On 2015-Oct-29, at 10:22 AM, Jon Elson wrote:
On 10/28/2015 11:48 PM, Brent Hilpert wrote:
> Very interesting to hear of another scheme, but it's not clear whether it applies
to the Gemini auction memory. The BiAX scheme shows cores with the holes (apertures as
they're called in the business) perpendicular to each other. In contrast, the Gemini
auction cores have two apertures with the same orientation (a figure 8).
Yes, but I'm pretty sure the concepts are related.
The remanent flux in the non-volatile side of the core affects the flux hysteresis in the
volatile side, so when you flip the flux polarity on the volatile side, you can see some
effect caused by the non-volatile side.
At a general level, as you suggest, they could be said to be related, however what
description is out there does seem to indicate them being distinct in the detail.
Refs on this page:
refers to the Gemini memory as being of the MARS type "Multi-Aperture Readout
MARS is described here if one wishes to delve into the magnetics:
A cursory description of BiAX
does describe different functional principles as suggested in one sentence here:
Photos of the Gemini auction memory:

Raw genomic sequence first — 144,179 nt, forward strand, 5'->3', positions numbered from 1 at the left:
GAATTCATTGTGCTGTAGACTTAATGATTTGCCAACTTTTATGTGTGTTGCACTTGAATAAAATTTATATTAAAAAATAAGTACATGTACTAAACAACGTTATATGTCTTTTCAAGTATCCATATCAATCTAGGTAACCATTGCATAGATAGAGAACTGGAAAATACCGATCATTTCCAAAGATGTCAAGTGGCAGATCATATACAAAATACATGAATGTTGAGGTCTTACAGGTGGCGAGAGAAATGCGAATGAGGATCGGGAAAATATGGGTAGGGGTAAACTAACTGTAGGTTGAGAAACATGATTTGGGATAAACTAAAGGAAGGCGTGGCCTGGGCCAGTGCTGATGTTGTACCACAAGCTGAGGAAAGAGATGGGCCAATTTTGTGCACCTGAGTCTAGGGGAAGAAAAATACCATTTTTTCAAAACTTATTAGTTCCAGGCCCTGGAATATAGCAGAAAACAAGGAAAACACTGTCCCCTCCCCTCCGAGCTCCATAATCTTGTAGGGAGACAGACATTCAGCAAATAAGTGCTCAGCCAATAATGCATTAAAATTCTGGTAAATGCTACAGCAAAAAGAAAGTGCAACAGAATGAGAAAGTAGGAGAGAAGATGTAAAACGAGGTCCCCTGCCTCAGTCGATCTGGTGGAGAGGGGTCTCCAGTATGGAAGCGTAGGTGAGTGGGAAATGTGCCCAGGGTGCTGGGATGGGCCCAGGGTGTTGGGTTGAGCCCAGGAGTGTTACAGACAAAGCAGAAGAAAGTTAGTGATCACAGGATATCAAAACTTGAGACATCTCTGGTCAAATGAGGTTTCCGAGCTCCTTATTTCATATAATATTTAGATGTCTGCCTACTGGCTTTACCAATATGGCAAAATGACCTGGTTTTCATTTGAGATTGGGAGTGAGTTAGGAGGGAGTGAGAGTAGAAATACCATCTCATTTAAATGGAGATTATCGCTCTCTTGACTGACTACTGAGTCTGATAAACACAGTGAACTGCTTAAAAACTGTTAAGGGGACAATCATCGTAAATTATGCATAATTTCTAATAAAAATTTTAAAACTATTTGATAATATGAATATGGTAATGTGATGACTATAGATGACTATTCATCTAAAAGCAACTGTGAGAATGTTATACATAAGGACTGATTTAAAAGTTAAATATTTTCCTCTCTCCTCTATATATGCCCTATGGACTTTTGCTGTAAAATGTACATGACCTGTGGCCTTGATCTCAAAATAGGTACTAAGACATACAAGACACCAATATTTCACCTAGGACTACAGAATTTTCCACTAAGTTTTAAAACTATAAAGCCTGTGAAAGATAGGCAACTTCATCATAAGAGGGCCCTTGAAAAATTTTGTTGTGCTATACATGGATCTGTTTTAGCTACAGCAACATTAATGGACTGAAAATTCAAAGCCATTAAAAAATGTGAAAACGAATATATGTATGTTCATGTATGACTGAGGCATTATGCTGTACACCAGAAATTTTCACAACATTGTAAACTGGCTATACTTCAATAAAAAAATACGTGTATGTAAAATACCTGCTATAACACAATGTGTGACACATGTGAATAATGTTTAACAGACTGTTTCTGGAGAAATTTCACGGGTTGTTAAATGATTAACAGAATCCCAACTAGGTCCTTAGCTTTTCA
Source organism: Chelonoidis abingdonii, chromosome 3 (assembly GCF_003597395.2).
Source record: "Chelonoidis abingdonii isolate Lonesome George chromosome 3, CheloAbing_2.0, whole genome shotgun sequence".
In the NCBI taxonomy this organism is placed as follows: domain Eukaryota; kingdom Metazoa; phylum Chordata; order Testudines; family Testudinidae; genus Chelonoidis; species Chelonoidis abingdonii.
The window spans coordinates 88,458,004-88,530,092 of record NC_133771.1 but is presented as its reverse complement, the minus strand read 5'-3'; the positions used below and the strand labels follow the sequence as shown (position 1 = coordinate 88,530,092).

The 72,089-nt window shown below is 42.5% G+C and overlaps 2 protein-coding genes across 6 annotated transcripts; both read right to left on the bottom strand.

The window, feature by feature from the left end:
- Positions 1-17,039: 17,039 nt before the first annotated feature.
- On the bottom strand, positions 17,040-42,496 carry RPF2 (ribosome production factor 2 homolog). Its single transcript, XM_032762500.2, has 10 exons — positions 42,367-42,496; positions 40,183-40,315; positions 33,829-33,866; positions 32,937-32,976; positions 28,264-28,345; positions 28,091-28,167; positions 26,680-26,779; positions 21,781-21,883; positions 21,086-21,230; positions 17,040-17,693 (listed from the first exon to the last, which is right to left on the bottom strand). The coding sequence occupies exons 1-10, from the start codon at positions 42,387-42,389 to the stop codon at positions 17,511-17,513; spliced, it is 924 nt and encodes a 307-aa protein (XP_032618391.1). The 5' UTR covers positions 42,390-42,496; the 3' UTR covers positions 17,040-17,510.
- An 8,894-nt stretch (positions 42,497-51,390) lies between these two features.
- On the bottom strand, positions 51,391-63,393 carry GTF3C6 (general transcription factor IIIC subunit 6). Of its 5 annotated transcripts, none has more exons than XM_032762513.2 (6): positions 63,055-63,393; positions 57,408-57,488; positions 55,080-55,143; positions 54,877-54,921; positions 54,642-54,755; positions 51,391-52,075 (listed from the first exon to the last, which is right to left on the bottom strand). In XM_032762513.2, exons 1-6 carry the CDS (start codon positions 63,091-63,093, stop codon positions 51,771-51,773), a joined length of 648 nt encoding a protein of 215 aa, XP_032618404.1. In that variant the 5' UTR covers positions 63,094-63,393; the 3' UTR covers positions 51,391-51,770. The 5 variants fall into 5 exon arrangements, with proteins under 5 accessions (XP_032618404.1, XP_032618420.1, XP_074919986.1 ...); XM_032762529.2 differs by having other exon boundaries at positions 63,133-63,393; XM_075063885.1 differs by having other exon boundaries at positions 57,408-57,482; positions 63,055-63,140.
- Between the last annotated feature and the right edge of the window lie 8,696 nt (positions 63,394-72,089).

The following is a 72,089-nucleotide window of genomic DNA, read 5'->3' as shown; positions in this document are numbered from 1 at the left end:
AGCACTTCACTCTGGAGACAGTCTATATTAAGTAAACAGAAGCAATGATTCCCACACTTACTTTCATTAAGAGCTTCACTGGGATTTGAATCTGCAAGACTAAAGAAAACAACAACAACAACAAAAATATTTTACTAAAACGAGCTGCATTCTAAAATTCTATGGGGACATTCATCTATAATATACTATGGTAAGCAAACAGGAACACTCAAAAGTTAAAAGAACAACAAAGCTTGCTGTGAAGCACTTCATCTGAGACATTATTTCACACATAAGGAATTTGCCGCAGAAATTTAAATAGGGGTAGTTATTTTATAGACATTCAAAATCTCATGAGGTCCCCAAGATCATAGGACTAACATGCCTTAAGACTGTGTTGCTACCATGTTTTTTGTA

See the third photo for detail.
. . and a photo of BiAX cores:
While researching this I ran across a couple of other patents for multi-aperture
A fair effort seems to have been put into developing a non-desctructive readout for core
memory, to little effect in the marketplace. Looking at the photos one can see why, it
looks like the methods doubled or better the complexity of construction, so the
'standard' core memory techniques remained the most cost-effective.
Amusingly, there was also a magnetic core device called a "transfluxor". Take
that, flux capacitor.
I like this one however, another technique for NDRO, using standard core construction,
from the 50s:
The magnetised core acts as a non-linear mixing element for two RF signals sent down the
The magnetic polarisation of the selected core affects the mixing in such a manner that
the phase of the difference/beat frequency can be observed to determine the polarisation
and hence the stored-bit contents.